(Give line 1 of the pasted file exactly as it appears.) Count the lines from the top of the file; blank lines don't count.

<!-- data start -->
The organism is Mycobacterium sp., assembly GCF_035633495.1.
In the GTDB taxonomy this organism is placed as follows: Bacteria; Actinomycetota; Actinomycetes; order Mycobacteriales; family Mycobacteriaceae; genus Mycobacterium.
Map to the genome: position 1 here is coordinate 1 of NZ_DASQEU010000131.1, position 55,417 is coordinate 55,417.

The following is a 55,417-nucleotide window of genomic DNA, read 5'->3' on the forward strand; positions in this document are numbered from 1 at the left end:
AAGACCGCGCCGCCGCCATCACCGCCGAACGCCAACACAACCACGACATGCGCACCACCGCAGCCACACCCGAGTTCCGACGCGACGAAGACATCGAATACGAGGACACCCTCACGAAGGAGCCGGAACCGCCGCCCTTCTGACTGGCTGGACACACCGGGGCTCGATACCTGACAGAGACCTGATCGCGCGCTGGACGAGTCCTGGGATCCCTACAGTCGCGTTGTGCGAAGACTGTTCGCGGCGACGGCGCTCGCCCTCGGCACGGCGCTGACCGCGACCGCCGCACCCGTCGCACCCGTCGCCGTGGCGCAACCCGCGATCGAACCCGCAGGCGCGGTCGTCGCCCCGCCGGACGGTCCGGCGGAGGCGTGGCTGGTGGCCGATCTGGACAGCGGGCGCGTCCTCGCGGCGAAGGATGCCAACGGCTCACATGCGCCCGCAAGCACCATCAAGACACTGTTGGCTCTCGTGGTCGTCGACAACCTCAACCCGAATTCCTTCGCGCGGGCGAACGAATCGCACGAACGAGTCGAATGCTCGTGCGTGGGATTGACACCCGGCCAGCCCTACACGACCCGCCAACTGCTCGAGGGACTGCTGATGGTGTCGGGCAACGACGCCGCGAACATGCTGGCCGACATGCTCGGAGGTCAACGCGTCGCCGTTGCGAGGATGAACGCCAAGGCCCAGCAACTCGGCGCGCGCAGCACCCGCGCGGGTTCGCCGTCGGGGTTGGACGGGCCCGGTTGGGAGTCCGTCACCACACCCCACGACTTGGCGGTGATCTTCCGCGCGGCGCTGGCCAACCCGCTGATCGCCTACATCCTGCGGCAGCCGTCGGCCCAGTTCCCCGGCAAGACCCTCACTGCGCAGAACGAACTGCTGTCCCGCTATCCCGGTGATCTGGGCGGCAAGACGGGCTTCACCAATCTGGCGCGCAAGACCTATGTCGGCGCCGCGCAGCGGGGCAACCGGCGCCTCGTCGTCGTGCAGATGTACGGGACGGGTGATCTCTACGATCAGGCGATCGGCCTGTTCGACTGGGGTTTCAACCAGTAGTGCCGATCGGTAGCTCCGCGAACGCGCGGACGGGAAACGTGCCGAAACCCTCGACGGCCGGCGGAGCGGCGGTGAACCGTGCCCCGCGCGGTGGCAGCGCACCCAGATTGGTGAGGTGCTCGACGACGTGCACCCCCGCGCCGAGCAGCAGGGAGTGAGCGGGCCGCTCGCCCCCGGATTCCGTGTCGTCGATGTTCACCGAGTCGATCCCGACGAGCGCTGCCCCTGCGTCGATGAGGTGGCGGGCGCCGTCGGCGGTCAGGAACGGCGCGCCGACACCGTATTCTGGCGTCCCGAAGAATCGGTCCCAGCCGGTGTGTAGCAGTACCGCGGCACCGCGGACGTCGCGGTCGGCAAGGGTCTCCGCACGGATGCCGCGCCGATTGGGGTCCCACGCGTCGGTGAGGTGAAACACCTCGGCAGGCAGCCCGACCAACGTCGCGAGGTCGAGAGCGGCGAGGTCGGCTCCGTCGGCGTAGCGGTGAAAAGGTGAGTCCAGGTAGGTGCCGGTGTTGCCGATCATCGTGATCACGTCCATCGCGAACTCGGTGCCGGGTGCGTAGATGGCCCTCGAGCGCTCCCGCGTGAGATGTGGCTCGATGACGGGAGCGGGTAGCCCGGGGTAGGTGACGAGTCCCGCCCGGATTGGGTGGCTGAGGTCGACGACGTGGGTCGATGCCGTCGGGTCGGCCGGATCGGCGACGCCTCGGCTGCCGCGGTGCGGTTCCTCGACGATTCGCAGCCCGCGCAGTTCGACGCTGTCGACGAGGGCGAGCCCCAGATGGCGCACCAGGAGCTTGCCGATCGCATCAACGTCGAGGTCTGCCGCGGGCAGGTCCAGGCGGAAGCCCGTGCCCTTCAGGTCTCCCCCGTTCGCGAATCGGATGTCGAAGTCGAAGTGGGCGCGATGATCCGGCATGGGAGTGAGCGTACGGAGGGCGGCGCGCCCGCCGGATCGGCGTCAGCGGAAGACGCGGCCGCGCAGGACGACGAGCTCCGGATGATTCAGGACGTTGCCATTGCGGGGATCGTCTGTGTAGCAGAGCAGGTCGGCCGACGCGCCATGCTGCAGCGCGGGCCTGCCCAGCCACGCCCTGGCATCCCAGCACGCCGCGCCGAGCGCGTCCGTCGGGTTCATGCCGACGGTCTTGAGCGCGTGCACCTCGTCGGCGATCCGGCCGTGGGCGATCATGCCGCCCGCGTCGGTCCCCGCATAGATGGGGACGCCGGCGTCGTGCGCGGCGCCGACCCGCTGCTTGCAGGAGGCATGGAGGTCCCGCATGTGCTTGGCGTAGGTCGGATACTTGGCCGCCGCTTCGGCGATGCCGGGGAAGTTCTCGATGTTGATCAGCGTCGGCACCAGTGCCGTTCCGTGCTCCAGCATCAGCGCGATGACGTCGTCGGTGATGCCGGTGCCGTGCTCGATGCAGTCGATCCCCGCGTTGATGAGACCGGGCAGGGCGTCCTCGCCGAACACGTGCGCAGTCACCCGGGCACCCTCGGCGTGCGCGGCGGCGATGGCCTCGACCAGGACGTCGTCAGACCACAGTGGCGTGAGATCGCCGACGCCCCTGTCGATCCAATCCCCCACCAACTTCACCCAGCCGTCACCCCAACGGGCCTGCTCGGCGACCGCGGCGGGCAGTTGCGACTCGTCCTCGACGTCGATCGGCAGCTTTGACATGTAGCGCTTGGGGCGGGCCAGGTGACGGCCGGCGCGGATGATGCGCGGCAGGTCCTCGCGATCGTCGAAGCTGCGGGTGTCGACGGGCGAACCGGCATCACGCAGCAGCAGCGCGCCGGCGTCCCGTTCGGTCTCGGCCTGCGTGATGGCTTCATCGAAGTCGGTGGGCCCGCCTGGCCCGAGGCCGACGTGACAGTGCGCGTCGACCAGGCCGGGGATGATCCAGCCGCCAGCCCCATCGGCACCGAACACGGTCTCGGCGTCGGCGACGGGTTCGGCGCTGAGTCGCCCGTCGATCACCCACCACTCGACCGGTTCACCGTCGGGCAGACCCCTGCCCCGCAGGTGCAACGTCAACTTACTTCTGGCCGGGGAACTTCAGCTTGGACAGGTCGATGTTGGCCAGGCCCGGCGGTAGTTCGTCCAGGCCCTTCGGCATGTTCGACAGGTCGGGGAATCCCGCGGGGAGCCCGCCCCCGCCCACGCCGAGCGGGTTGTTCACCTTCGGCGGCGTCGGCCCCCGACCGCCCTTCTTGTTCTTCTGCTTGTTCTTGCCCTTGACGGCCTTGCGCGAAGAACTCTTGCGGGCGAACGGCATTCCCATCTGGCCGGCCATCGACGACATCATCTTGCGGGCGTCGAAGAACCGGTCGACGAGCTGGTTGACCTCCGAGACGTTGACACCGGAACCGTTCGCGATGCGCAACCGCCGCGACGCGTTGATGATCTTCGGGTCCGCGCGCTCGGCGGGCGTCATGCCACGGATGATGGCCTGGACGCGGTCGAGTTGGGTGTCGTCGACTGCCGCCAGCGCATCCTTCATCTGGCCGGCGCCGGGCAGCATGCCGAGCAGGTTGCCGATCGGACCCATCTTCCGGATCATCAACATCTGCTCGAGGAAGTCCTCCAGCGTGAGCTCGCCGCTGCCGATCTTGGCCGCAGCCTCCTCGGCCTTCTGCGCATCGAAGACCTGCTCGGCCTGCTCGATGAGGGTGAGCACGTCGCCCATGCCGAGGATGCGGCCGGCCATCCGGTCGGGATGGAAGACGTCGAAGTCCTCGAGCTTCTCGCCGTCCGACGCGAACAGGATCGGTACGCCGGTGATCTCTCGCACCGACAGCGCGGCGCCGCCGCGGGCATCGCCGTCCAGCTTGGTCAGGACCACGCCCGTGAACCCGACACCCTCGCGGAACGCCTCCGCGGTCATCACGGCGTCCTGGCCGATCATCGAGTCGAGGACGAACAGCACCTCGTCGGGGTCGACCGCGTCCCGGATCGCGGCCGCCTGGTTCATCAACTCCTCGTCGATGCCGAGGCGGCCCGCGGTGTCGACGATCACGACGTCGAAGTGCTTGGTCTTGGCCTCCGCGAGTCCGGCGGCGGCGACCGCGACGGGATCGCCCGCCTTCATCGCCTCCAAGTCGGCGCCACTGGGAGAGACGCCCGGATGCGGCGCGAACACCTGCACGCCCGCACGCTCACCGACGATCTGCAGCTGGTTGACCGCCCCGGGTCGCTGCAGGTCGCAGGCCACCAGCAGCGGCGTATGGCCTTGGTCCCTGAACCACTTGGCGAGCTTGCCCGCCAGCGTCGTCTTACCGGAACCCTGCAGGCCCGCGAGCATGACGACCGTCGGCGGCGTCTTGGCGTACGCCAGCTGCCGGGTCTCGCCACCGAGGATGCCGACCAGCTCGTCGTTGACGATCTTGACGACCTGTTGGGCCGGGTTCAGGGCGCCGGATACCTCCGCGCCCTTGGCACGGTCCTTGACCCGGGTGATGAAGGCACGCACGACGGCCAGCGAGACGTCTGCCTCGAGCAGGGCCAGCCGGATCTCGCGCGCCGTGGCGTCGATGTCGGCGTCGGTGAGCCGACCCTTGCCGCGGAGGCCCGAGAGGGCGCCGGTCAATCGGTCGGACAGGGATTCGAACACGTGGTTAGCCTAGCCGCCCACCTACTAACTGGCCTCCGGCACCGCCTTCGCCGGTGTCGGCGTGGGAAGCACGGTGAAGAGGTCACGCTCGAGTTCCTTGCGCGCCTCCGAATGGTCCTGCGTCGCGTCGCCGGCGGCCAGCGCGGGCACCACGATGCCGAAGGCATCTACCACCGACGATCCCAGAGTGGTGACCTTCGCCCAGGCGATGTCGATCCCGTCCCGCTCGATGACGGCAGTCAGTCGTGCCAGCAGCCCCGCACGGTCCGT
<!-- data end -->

The organism is Mycobacterium sp., assembly GCF_035633495.1.